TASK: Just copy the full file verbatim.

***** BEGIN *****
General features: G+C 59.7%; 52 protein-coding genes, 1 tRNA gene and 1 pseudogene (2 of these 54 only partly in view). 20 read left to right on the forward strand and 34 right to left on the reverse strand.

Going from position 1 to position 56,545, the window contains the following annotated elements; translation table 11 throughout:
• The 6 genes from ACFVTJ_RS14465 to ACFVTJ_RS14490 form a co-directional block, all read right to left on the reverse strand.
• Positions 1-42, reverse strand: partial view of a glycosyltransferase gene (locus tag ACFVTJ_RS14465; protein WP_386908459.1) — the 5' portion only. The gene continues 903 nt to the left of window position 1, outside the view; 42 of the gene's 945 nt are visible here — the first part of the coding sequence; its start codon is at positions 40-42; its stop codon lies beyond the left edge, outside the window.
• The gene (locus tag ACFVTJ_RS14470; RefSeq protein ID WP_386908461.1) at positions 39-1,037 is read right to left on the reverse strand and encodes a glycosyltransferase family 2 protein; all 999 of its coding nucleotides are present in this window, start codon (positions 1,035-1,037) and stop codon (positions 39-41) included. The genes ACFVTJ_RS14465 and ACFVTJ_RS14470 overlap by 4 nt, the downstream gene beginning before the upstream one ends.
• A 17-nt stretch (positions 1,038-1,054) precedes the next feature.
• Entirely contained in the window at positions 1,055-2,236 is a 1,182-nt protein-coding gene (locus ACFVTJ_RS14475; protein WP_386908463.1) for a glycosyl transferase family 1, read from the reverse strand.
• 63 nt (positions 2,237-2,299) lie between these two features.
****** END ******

General features: G+C 59.7%; 52 protein-coding genes, 1 tRNA gene and 1 pseudogene (2 of these 54 only partly in view). 20 read left to right on the forward strand and 34 right to left on the reverse strand.

Going from position 1 to position 56,545, the window contains the following annotated elements; translation table 11 throughout:
• The 6 genes from ACFVTJ_RS14465 to ACFVTJ_RS14490 form a co-directional block, all read right to left on the reverse strand.
• Positions 1-42, reverse strand: partial view of a glycosyltransferase gene (locus tag ACFVTJ_RS14465; protein WP_386908459.1) — the 5' portion only. The gene continues 903 nt to the left of window position 1, outside the view; 42 of the gene's 945 nt are visible here — the first part of the coding sequence; its start codon is at positions 40-42; its stop codon lies beyond the left edge, outside the window.
• The gene (locus tag ACFVTJ_RS14470; RefSeq protein ID WP_386908461.1) at positions 39-1,037 is read right to left on the reverse strand and encodes a glycosyltransferase family 2 protein; all 999 of its coding nucleotides are present in this window, start codon (positions 1,035-1,037) and stop codon (positions 39-41) included. The genes ACFVTJ_RS14465 and ACFVTJ_RS14470 overlap by 4 nt, the downstream gene beginning before the upstream one ends.
• A 17-nt stretch (positions 1,038-1,054) precedes the next feature.
• Entirely contained in the window at positions 1,055-2,236 is a 1,182-nt protein-coding gene (locus ACFVTJ_RS14475; protein WP_386908463.1) for a glycosyl transferase family 1, read from the reverse strand.
• 63 nt (positions 2,237-2,299) lie between these two features.